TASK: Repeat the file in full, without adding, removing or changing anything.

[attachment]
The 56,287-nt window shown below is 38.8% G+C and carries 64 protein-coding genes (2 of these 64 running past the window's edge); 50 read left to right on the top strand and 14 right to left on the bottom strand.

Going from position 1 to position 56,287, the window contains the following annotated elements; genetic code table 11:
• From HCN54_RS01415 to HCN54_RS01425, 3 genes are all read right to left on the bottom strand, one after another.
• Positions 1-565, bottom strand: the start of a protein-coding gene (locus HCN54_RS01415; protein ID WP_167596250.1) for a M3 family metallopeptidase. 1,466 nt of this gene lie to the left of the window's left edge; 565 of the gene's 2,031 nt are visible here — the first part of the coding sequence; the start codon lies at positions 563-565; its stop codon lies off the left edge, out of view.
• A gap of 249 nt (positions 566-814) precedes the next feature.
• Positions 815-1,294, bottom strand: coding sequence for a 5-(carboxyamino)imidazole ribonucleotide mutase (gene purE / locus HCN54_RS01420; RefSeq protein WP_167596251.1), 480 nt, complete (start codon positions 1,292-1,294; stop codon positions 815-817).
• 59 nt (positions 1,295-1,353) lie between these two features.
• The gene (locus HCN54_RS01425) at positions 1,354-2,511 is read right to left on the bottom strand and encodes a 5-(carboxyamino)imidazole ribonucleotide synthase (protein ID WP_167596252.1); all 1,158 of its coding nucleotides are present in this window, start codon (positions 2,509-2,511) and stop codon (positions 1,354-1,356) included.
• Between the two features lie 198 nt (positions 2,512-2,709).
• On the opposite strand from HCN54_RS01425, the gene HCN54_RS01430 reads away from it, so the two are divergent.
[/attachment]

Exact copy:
The 56,287-nt window shown below is 38.8% G+C and carries 64 protein-coding genes (2 of these 64 running past the window's edge); 50 read left to right on the top strand and 14 right to left on the bottom strand.

Going from position 1 to position 56,287, the window contains the following annotated elements; genetic code table 11:
• From HCN54_RS01415 to HCN54_RS01425, 3 genes are all read right to left on the bottom strand, one after another.
• Positions 1-565, bottom strand: the start of a protein-coding gene (locus HCN54_RS01415; protein ID WP_167596250.1) for a M3 family metallopeptidase. 1,466 nt of this gene lie to the left of the window's left edge; 565 of the gene's 2,031 nt are visible here — the first part of the coding sequence; the start codon lies at positions 563-565; its stop codon lies off the left edge, out of view.
• A gap of 249 nt (positions 566-814) precedes the next feature.
• Positions 815-1,294, bottom strand: coding sequence for a 5-(carboxyamino)imidazole ribonucleotide mutase (gene purE / locus HCN54_RS01420; RefSeq protein WP_167596251.1), 480 nt, complete (start codon positions 1,292-1,294; stop codon positions 815-817).
• 59 nt (positions 1,295-1,353) lie between these two features.
• The gene (locus HCN54_RS01425) at positions 1,354-2,511 is read right to left on the bottom strand and encodes a 5-(carboxyamino)imidazole ribonucleotide synthase (protein ID WP_167596252.1); all 1,158 of its coding nucleotides are present in this window, start codon (positions 2,509-2,511) and stop codon (positions 1,354-1,356) included.
• Between the two features lie 198 nt (positions 2,512-2,709).
• On the opposite strand from HCN54_RS01425, the gene HCN54_RS01430 reads away from it, so the two are divergent.